Mediterranean starters – more things like this, please!
Kebabs, falafels and couscous – but not the kind you’d find at a Kebab joint in Finland (and we have loads of those).
In the end I think we spent most on the evening at the Lido, listening to the Turkish music and just enjoying ourselves. We did leave, briefly, to watch the day’s show at the Showroom at Sea, with the visual comedy Yacov Noy. Now if you have not heard of Yacov Noy, I cannot blame you as, according to the man himself, he has been showbiz for thirty years and yet no-one knows who he is (even the internet is deafeningly silent). But the man was properly funny.
Tonight’s towel animal: the insanely cute elephant.
After Mr Noy it there was still time for enjoying more Turkish music at the lido, before heading for bed and the awaiting wonders of our last Turkish port of call tomorrow.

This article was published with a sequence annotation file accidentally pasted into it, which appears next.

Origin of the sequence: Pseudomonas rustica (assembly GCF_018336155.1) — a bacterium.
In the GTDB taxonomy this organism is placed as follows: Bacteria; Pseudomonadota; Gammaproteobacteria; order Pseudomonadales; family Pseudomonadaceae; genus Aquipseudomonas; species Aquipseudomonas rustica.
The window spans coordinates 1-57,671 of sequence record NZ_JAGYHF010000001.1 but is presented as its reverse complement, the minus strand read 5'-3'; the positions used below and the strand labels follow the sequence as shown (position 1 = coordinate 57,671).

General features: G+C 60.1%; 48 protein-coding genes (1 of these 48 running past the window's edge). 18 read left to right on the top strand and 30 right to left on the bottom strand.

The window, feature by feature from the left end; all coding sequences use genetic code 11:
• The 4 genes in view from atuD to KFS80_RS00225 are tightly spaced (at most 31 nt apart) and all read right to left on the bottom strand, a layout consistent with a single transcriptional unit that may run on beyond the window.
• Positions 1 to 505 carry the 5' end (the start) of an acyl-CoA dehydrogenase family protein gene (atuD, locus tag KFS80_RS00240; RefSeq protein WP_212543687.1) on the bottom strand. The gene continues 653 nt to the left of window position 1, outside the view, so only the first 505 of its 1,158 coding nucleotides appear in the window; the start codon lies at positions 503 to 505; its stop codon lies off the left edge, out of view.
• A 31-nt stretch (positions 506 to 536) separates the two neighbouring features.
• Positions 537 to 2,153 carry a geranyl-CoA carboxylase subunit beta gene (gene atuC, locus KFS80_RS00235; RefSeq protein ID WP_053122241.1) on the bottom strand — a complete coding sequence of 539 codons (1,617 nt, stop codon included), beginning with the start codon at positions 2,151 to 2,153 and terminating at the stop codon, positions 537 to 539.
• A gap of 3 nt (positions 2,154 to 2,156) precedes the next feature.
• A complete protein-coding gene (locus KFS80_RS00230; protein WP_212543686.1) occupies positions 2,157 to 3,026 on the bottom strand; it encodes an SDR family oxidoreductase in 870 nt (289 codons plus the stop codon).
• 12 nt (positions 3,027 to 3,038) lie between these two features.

End of Turkish Discovery on the ROTTERDAM, part 3.
More to come…
Special thanks to Maria Id and Martin Cox.
For more photographs by Kalle Id, visit kships.blogspot.com.
Kalle Id, MaritimeMatters' Helsinki correspondent, is a Finnish maritime historian, photographer and journalist, with a Master's Degree in history from the University of Helsinki. His early-age exposure to ferry travel led to a lifetime fascination with passenger ships, both the cruise ferries of his home waters and the cruise ships and ferries of further afield. Kalle maintains his own ship photography blog at kships.blogspot.com. Contrary to the popular belief, he writes under his real name.